You nest parts in the shot and tack them, then lift them out of the
shot for final welding.
A wok about 18" diameter works well and if you have a local
sandblasting supplier they should carry shot-peening shot for about $50
for 30 lbs.
which is exactly how much steel shot fits nicely in a 18" wok.
Not only is a wok good for tacking, but it also acts as a very simple
turntable for pipe flange welds.
I like having a few small square drill press vises around for jigging.
The good ones have many square sides and work flat, sideways and on-end.
Here is my TIG basics post again.
It lists a good assortment of TIG rods.
A basic selection of TIG Rod should include Steel, Stainless steel,
aluminum, and bronze.
The basic TIG filler for steel.
It comes copper plated to prevent rust, but keep it in a tube or bag
0.045", 1/16", 3/32", 1/8"
308L is the standard filler for 304 SS which is the most common type.
309L is a better filler for joining any kind of stainless to steel.
316L is the best for marine work.
0.045", 1/16", 3/32"
4043 is the most common aluminum filler rod.
It works well for most situations, but...
5356 is stronger, better corrosion resistance and better color match
for polishing or anodizing.
4047 is my favorite for welding castings, but it is kind of hard to
1/16", 3/32", 1/8"
Silicon Bronze is excellent for joining other copper alloys such as
copper, brass and most bronzes.
It can also be used to TIG Braze Weld steel and stainless steel.
TIG Braze Welding is very useful for stainless steel since it doesn't
actually melt the base metal so there is no chromium oxides formed on
the back face of the metal.
0.045", 1/16", 3/32"
An advanced selection would include:
Some aerospace alloys like Inconel, Hastelloy, or Haynes alloys.
They are my favorite alloys for joining odd things and are extremely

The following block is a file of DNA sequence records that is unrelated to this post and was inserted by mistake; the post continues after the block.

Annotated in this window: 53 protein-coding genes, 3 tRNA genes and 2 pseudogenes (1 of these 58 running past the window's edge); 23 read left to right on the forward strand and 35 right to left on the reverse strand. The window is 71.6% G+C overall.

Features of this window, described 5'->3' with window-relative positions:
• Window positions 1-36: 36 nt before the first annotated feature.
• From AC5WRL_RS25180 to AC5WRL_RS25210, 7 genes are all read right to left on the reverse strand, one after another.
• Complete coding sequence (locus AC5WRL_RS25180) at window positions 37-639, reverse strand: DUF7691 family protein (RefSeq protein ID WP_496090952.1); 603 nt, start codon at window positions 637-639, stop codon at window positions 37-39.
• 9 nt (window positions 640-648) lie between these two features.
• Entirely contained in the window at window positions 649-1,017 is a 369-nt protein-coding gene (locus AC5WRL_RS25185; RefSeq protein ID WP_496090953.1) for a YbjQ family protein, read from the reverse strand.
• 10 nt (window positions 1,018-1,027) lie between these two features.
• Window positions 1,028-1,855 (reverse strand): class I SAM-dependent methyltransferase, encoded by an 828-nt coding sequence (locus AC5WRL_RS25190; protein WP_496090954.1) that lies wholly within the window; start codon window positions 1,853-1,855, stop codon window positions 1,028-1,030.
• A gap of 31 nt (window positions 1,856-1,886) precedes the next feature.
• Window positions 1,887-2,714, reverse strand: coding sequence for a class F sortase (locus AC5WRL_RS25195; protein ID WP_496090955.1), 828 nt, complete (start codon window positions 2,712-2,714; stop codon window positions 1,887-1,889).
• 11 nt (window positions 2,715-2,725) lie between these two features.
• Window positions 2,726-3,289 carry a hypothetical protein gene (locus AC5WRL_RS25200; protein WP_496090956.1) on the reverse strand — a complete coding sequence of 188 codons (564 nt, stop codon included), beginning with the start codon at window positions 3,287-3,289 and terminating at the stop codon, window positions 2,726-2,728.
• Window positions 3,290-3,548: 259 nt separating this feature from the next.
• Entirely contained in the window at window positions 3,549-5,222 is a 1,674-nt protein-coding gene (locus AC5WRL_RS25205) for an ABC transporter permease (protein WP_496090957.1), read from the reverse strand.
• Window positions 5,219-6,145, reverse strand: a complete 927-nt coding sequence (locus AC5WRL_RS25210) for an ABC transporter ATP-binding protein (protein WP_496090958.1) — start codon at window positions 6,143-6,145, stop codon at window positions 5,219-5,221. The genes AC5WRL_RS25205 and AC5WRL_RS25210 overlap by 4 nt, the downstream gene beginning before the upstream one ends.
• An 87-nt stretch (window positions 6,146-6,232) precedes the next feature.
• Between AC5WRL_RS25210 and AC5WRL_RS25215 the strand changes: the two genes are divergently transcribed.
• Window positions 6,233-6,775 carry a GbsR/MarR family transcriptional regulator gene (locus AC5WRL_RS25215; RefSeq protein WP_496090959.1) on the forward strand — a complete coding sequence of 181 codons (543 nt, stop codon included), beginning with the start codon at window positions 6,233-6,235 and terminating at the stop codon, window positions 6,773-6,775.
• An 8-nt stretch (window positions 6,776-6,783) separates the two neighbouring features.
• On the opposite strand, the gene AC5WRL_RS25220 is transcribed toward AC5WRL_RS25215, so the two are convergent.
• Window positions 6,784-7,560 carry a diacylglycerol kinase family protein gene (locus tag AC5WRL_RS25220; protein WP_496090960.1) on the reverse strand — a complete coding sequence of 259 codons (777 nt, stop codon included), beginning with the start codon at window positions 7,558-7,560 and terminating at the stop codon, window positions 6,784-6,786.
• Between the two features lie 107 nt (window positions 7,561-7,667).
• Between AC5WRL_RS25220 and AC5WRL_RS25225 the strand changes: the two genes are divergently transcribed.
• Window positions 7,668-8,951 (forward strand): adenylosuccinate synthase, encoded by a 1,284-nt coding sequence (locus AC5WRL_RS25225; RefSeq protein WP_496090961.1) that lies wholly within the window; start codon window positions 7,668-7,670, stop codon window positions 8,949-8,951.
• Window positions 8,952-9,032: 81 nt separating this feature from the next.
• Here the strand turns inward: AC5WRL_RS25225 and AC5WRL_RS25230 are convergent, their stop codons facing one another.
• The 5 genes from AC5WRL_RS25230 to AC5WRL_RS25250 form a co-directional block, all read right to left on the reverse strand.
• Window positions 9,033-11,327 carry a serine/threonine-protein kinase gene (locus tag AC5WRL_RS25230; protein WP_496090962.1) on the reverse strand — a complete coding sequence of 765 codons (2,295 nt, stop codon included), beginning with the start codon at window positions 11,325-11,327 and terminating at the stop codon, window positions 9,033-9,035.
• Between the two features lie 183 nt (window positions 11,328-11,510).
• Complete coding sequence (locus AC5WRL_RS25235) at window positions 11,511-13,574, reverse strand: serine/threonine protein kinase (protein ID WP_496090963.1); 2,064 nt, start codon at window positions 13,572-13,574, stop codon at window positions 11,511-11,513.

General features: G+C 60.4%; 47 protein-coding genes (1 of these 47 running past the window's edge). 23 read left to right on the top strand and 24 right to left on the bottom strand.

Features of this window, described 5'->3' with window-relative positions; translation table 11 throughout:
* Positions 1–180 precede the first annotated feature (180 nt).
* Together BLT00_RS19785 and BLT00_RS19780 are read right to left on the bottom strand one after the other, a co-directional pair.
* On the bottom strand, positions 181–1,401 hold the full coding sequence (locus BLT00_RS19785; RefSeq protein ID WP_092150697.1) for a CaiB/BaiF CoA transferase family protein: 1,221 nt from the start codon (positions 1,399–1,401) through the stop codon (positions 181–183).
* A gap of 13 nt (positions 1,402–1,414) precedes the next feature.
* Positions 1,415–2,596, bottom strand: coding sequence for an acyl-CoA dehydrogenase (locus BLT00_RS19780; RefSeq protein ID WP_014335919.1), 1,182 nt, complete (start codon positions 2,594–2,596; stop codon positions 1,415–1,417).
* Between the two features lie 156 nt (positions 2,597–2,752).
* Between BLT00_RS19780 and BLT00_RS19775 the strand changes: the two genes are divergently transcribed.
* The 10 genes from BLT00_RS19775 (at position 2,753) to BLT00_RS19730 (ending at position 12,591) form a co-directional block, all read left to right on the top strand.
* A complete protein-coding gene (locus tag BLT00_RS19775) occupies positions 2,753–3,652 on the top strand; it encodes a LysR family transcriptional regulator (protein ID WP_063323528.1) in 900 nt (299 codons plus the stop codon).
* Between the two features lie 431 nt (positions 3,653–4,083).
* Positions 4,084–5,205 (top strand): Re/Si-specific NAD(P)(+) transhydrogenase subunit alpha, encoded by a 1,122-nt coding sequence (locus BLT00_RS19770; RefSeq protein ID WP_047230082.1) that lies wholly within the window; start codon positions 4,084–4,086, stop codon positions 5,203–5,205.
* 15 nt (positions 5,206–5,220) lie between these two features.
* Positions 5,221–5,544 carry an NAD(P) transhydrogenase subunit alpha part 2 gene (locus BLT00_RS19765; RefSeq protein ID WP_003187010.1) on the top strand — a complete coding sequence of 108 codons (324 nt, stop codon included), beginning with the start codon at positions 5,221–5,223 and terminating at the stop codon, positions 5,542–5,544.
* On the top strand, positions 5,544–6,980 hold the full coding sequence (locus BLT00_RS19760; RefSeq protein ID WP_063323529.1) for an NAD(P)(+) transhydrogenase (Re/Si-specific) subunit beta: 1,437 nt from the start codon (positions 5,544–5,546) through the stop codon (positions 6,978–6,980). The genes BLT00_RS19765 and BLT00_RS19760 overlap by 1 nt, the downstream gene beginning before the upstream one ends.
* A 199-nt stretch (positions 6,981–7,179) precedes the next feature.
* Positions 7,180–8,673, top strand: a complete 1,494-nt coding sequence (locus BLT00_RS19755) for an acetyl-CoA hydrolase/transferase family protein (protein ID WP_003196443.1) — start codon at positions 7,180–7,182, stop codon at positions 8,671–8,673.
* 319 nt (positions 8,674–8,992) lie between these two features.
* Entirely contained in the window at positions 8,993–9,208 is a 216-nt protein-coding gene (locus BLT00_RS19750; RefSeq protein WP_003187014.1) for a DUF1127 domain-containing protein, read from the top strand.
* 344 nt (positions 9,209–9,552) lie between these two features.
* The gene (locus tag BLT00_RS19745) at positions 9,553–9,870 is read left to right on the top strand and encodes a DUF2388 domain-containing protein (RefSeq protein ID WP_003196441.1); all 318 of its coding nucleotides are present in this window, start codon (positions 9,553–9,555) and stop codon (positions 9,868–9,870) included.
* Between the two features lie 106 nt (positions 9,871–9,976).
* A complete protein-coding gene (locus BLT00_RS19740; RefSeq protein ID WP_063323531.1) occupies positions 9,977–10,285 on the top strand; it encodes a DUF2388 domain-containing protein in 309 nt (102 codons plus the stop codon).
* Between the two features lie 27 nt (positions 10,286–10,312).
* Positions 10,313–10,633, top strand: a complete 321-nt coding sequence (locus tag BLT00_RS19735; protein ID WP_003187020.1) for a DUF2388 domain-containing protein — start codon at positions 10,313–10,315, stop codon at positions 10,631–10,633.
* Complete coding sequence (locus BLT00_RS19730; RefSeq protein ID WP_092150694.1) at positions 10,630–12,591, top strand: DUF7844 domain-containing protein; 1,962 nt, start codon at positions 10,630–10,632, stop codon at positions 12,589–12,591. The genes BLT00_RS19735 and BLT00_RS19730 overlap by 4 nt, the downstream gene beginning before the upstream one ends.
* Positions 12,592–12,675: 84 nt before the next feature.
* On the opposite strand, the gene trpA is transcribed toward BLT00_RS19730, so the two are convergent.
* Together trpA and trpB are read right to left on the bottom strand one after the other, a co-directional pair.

Pure Nickel is excellent for joining cast iron..
Pure Copper is good for TIG welding copper where it will be seen.
ER80S-B2 is the current top choice for TIG welding Chrome-Moly tube for
planes, cars, motorcycles and bikes.
As to a vendor.
The only guys I know that even list TIG rod on the Web are:
Great outfit, they carry all things TIG.
You can also mail order from Central Welding at :
Just call them and they will ship it to you.
Here is an exercise to practice when not welding.
Take a 3/8" steel washer.
Place it on a piece of white paper.
Take a nice sharp pencil.
Place the tip of the pencil against the paper inside the washer.
Now start swirling the pencil tip around the inside of the washer to
draw a circle on the paper.
Keep circling the inside of the washer, while nudging the washer across
Try to end up with the washer traveling in a straight line across the
You should end up with a long swirl pattern across the page.
Keep practicing until the swirl pattern is even and in a straight line.
Same setup, with one change.
Once again slide the washer across the page while swirling the pencil
tip around the inside of the
washer, but now DON"T touch the paper with the pencil tip.
This means being able to hold the tip of the pencil within a 1/16" of
the paper without touching it
and without lifting out of the washer.
Do Level 2 while standing next to the table without any part of your
arm resting on the table.
Move to a 1/4" washer.
This exercise comes from a welding textbook from 1929, and it still
works quite nicely to train your
muscles for floating the torch.
Normally I do not swirl the torch while TIG welding, but this still
works as an exercise to build up muscle control.
Thanks. I think I knew that already!
And, a BIG thanks for all the additional info you posted! I've got a
welding book from the library, and over about 5 chapters, it has almost
as much info relevant to TIG as you gave there.